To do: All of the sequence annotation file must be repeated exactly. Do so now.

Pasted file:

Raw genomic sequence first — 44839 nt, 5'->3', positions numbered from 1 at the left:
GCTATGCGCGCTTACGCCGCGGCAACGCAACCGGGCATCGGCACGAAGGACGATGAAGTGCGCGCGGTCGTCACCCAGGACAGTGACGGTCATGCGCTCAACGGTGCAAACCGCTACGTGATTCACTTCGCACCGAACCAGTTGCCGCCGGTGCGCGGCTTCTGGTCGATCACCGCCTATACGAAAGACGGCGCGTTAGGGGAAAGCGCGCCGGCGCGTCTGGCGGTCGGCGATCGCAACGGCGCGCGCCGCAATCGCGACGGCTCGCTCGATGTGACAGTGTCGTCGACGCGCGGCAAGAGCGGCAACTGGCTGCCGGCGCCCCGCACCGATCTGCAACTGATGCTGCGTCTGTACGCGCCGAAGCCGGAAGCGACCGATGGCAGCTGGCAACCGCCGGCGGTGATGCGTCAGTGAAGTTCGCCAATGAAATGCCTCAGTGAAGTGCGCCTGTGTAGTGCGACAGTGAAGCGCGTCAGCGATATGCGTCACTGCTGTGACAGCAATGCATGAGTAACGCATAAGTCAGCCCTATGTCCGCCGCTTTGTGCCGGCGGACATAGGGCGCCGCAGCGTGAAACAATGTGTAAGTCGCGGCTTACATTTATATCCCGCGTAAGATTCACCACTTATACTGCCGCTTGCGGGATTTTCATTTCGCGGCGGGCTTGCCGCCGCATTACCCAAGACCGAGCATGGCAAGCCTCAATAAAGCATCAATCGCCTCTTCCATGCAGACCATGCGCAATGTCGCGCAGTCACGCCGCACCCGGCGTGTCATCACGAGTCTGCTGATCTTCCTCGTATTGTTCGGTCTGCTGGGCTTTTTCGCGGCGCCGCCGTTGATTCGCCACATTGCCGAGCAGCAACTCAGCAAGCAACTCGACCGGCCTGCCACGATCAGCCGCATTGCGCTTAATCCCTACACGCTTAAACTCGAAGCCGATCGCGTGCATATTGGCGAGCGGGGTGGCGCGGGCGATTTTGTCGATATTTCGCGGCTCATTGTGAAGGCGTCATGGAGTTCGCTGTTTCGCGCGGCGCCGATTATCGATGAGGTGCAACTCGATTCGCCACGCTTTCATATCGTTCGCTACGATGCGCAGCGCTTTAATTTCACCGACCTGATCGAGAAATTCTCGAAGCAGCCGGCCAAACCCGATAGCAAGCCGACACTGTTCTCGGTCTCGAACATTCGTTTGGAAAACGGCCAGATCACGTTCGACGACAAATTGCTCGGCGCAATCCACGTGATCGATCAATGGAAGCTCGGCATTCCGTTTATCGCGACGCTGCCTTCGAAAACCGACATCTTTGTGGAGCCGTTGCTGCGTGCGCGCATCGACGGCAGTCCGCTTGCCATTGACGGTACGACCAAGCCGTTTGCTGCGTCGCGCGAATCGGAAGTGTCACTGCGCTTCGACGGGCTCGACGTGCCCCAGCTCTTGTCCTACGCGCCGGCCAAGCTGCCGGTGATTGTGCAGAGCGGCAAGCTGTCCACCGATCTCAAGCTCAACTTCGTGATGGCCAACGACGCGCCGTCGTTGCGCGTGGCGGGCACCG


Raw genomic sequence first — 44839 nt, 5'->3', positions numbered from 1 at the left:
GCTATGCGCGCTTACGCCGCGGCAACGCAACCGGGCATCGGCACGAAGGACGATGAAGTGCGCGCGGTCGTCACCCAGGACAGTGACGGTCATGCGCTCAACGGTGCAAACCGCTACGTGATTCACTTCGCACCGAACCAGTTGCCGCCGGTGCGCGGCTTCTGGTCGATCACCGCCTATACGAAAGACGGCGCGTTAGGGGAAAGCGCGCCGGCGCGTCTGGCGGTCGGCGATCGCAACGGCGCGCGCCGCAATCGCGACGGCTCGCTCGATGTGACAGTGTCGTCGACGCGCGGCAAGAGCGGCAACTGGCTGCCGGCGCCCCGCACCGATCTGCAACTGATGCTGCGTCTGTACGCGCCGAAGCCGGAAGCGACCGATGGCAGCTGGCAACCGCCGGCGGTGATGCGTCAGTGAAGTTCGCCAATGAAATGCCTCAGTGAAGTGCGCCTGTGTAGTGCGACAGTGAAGCGCGTCAGCGATATGCGTCACTGCTGTGACAGCAATGCATGAGTAACGCATAAGTCAGCCCTATGTCCGCCGCTTTGTGCCGGCGGACATAGGGCGCCGCAGCGTGAAACAATGTGTAAGTCGCGGCTTACATTTATATCCCGCGTAAGATTCACCACTTATACTGCCGCTTGCGGGATTTTCATTTCGCGGCGGGCTTGCCGCCGCATTACCCAAGACCGAGCATGGCAAGCCTCAATAAAGCATCAATCGCCTCTTCCATGCAGACCATGCGCAATGTCGCGCAGTCACGCCGCACCCGGCGTGTCATCACGAGTCTGCTGATCTTCCTCGTATTGTTCGGTCTGCTGGGCTTTTTCGCGGCGCCGCCGTTGATTCGCCACATTGCCGAGCAGCAACTCAGCAAGCAACTCGACCGGCCTGCCACGATCAGCCGCATTGCGCTTAATCCCTACACGCTTAAACTCGAAGCCGATCGCGTGCATATTGGCGAGCGGGGTGGCGCGGGCGATTTTGTCGATATTTCGCGGCTCATTGTGAAGGCGTCATGGAGTTCGCTGTTTCGCGCGGCGCCGATTATCGATGAGGTGCAACTCGATTCGCCACGCTTTCATATCGTTCGCTACGATGCGCAGCGCTTTAATTTCACCGACCTGATCGAGAAATTCTCGAAGCAGCCGGCCAAACCCGATAGCAAGCCGACACTGTTCTCGGTCTCGAACATTCGTTTGGAAAACGGCCAGATCACGTTCGACGACAAATTGCTCGGCGCAATCCACGTGATCGATCAATGGAAGCTCGGCATTCCGTTTATCGCGACGCTGCCTTCGAAAACCGACATCTTTGTGGAGCCGTTGCTGCGTGCGCGCATCGACGGCAGTCCGCTTGCCATTGACGGTACGACCAAGCCGTTTGCTGCGTCGCGCGAATCGGAAGTGTCACTGCGCTTCGACGGGCTCGACGTGCCCCAGCTCTTGTCCTACGCGCCGGCCAAGCTGCCGGTGATTGTGCAGAGCGGCAAGCTGTCCACCGATCTCAAGCTCAACTTCGTGATGGCCAACGACGCGCCGTCGTTGCGCGTGGCGGGCACCG